To make the most efficient use of the TDMA frame for a satellite communications network, the assignment of each local station's TDMA burst duration is based on a statistical assessment of the demand by local voice and data ports. Occasionally the actual voice and data port demand at a local station exceeds that station's assigned burst duration so that some of the messages which are ready for transmission cannot be transmitted and may be frozen-out. To avoid or minimize the effects of message freeze-out, the various types of messages are categorized into a hierarchy of priorities for transmission. Messages are divided into four basic types, control signaling messages which cannot be interrupted without loss of system control, high speed data messages whose flow cannot be interrupted without the destruction of data and the need to retransmit them, low speed data messages whose transmission can be deferred for short periods, and voice messages which can be frozen-out to a limited extent without destroying the meaning of the aggregate voice signals.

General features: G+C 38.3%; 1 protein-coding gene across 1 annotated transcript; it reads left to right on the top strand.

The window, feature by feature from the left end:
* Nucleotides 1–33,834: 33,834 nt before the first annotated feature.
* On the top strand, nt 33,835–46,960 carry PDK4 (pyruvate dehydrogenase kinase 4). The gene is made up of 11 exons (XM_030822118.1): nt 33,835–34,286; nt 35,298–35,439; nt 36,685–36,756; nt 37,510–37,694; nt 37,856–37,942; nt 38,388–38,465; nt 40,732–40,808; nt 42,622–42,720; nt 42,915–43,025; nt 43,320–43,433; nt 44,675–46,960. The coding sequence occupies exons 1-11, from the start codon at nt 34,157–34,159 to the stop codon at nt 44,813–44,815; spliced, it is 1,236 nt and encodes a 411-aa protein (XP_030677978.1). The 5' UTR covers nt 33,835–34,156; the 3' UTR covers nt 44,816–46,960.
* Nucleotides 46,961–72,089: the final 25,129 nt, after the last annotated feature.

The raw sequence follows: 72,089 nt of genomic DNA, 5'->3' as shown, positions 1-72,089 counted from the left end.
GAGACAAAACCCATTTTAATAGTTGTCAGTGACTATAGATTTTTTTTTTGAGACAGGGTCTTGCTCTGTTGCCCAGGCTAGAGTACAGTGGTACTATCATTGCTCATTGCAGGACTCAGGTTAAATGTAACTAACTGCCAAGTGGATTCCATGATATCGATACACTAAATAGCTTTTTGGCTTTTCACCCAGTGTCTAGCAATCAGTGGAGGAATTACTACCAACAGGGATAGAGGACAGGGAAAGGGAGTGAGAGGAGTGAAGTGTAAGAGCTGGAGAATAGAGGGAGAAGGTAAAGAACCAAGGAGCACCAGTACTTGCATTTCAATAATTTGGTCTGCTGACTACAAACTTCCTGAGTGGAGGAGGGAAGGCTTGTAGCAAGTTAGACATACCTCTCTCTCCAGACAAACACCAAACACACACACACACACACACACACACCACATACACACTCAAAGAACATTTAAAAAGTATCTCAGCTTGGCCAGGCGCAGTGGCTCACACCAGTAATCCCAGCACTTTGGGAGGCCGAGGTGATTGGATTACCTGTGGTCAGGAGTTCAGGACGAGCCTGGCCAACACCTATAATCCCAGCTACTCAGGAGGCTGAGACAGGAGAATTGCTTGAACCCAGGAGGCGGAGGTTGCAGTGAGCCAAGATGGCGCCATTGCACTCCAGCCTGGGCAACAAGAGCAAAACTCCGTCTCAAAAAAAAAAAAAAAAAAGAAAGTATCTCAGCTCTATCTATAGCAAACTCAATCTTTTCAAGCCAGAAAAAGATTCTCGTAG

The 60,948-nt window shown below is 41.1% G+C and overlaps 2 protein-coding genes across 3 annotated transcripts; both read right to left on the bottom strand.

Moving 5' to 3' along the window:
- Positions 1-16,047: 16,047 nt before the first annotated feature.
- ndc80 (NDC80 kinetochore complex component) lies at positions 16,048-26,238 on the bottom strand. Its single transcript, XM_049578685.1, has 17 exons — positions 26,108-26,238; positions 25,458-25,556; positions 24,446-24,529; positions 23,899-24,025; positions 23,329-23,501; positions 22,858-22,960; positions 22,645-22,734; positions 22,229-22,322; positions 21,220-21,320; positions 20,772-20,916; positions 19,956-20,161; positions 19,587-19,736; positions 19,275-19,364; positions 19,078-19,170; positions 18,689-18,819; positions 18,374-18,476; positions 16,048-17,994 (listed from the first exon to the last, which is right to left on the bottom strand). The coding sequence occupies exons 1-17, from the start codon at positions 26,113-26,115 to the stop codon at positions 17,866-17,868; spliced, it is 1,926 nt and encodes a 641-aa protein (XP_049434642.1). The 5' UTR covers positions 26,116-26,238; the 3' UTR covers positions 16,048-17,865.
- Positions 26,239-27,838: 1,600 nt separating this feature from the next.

The subject invention deals with the architecture and operation of a digital switch at each local station which enables the messages in each priority level to be assembled in a separate respective threaded list for transmission, with the highest priority messages in the beginning of the burst and the lowest priority at the end of the burst. Thus, if a statistically greater number of messages occur than can be transmitted within the assigned burst period, only the lowest priority messages cannot be sent. A voice port prioritization mechanism is disclosed which increases the priority of voice ports as a function of the duration of their talkspurts, with those voice ports having talkspurts of longer duration being assigned to threaded lists which will be transmitted earlier in the TDMA burst.